Cycle of Seasons and Ayurveda
|October 17, 2011||Posted by Student SDCOA under Ancient Healing, Ayurveda, Ayurveda and Seasons, Ayurvedic Therapies, Body Constitution and Lifestyle, General info, Theory of Ayurveda||
Research Cycle of Seasons and Ayurveda
by Zach Bubeck – Ayurveda Wellness Practitioner Student (San Diego College of Ayurveda)
Tuesday, 23 August 2011, 10:19 PM
Within the entire observable universe, the most common reoccurring shape is the circle. This pervasive shape reflects the cyclical nature of all things. Our galaxy along with others, rotates around a common center. Our solar system rotates around the center of our galaxy. Our planet orbits around the sun , our moon orbits around the earth and our earth orbits around its axes. We can even witness this phenomenon on a microcosmic level where we can observe electrons revolving around the nucleus of atoms. We can also derive many other cyclical abstractions through our observations such as a trees lifecycle or the food cycle etc etc.
The human being can be considered a system is embedded within a larger system. Within and without these systems there is a constant exchange of energy that moves in cycles. Ayurveda provides us with a model for understanding the direct effect that the greater cycles within this system have on us as humans. Utilizing this information we are given the opportunity to adjust our lifestyles in a way which will correct any imbalances in our microcosm caused by these external influences.
The first cycle to be considered is the earth’s rotation. During this cycle we experience changes in the amount of direct exposure we receive to various forms of light and other subatomic particles. This creates changes to the doshic quality of the atmosphere around us and directly within us. Although the times of these phases change through the course of the year depending on your location, the following is a general overview of the doshic influence of different times of day:
3AM to 6AM Vata
6AM to 10AM Kapha
10AM to 3PM Pita
3PM to 6PM Vata
6PM to 10PM Kapha
10PM to 12AM Pita
12AM to 3AM Kapha
Those of us who seek balance should consider these cycles and the principal of like increasing like when making decisions on how to conduct our day to day activities. A great global example of this is that most people would be served best by having their largest meal of the day at noon when pitta is highest and feeding the Jathara Agni.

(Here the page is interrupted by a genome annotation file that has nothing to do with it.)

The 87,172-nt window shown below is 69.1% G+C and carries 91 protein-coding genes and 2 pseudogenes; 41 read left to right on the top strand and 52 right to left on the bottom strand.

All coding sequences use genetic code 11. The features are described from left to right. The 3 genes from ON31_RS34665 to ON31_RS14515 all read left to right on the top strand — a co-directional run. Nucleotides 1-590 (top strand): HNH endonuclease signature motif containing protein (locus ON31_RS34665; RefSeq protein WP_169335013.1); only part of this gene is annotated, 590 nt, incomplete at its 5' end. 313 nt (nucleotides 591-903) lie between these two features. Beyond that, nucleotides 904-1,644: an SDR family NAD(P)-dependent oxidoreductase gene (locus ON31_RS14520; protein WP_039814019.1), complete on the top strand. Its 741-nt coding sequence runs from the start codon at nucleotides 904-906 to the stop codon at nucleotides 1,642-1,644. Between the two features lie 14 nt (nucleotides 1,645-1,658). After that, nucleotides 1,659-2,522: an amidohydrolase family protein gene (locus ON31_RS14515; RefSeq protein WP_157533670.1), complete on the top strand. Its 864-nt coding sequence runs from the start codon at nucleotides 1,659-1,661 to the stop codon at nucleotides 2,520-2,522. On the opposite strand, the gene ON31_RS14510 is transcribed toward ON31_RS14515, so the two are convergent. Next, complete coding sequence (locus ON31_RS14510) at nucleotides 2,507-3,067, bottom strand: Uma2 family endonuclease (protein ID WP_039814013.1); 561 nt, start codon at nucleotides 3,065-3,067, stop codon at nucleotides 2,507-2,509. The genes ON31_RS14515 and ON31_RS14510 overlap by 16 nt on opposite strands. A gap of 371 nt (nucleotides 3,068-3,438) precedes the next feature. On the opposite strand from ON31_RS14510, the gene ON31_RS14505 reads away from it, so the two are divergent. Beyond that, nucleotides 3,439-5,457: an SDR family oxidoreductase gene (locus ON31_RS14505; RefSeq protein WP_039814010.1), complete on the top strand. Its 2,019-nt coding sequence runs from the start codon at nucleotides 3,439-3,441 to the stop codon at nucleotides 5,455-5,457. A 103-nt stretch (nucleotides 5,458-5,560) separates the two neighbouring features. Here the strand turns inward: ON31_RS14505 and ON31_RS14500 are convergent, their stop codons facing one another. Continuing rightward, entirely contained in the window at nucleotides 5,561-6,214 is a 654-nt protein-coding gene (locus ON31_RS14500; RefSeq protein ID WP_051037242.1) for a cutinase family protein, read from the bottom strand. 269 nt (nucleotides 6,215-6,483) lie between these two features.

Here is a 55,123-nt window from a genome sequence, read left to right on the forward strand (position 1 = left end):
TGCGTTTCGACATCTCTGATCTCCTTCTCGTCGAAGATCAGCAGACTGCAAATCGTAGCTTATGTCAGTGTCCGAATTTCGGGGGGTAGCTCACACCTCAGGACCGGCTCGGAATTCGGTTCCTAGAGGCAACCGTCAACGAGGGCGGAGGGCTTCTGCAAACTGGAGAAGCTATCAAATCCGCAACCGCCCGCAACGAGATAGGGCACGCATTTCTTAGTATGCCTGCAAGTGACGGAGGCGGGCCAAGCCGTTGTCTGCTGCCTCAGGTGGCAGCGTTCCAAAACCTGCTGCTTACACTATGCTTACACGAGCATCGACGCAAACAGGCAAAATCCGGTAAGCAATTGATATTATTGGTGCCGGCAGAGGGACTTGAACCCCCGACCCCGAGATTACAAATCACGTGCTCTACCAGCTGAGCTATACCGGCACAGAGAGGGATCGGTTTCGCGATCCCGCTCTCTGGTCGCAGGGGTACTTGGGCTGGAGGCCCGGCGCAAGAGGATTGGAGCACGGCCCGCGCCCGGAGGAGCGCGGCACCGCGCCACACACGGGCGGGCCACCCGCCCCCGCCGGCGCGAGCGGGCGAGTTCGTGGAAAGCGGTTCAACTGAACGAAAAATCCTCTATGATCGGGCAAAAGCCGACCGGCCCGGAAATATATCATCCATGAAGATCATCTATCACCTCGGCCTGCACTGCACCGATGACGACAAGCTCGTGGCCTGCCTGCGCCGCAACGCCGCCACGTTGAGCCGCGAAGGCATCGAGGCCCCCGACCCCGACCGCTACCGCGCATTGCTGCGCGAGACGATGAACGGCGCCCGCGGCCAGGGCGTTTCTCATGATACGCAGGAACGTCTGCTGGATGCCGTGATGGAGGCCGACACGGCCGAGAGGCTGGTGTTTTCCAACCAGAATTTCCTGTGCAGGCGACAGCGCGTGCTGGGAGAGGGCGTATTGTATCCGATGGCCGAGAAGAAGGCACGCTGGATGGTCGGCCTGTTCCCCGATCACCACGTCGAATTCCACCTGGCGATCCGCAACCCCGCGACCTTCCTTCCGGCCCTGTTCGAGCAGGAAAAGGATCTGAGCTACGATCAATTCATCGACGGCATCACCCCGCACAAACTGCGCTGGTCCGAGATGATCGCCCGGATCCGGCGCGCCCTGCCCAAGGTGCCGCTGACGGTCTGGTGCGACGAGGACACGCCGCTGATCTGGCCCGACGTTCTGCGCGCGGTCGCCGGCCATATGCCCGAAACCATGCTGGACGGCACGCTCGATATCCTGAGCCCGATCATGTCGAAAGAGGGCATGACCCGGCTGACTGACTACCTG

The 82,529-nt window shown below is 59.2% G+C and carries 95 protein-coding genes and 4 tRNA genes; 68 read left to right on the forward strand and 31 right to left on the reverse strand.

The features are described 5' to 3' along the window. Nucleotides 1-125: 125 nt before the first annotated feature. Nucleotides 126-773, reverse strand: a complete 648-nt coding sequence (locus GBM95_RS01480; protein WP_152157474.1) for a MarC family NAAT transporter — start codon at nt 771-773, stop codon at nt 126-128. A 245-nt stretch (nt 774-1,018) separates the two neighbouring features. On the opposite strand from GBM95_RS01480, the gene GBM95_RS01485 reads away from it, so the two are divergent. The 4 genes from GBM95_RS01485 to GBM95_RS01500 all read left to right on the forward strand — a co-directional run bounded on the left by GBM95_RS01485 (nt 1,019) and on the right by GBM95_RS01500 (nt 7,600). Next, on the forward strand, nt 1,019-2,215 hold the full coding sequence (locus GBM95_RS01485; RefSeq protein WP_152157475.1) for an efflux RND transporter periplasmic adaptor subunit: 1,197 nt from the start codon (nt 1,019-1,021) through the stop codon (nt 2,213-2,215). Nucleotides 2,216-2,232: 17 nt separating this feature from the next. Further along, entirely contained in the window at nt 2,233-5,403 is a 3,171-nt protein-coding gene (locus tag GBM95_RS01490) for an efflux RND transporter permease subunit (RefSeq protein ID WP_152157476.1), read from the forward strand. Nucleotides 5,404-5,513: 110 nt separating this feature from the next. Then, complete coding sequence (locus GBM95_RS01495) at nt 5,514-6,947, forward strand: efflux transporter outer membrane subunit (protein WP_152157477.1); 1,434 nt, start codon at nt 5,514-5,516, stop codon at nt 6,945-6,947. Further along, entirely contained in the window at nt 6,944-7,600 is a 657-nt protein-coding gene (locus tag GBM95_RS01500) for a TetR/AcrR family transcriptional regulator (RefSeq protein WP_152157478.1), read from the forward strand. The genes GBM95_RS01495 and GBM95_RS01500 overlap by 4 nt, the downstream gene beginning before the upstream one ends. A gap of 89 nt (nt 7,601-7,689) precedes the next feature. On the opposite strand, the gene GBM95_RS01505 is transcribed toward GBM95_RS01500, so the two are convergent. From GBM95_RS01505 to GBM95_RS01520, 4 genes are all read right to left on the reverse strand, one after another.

Moving out to slower cycles, we should also consider the seasons which are caused by the earths relation to the sun over the course of its annual orbit. The seasons effect on the body should be offset according to the season itself and the individuals constitution. For example, a kapha during the winter may need to eat a heating diet where a pita would be best served to maintain a balanced diet during the winter with only occasional heating foods. During the summer the pita person may need a mostly cooling diet where the kapha may be able to eat more heating foods.
In addition to the considerations of the current season we must consider the effect of seasons as they change and what they leave behind. During the winter for example, there is frequently buildup of Kapha. Pita can buildup during the winter as well because of the increased storage of internal heat as a response to the external coldness. Considering this potential buildup, the need for spring cleaning takes on new meaning as this is a great time for panchakarma or other cleansing protocols to be implemented. Seasons are different in different places, but generally the following Dosha’s are associated with the following seasons:
Early Winter Vata
Late Winter Kapha/Vata
In addition to these two important cycles, Ayurveda will also take into consideration more subtle influences such as the moon and other celestial bodies. The tides are managed by the moon and our bodies are made mostly of water. It then stands to reason that our bodies will be effected by the moon as well. It is a verifiable fact that more child labors start on full moons than any other day. Ayurveda also teaches us that other celestial bodies have a direct influence on our being as well.
Our environment does not only include the weather. Where we live, the people we are around, the cleanliness of our home and the wind that brought in the very air we breath will all play a role in influencing our constitution at any time. These facts all serve as wonderful reminder of the need for holistic thinking when approaching health from an Ayurvedic perspective.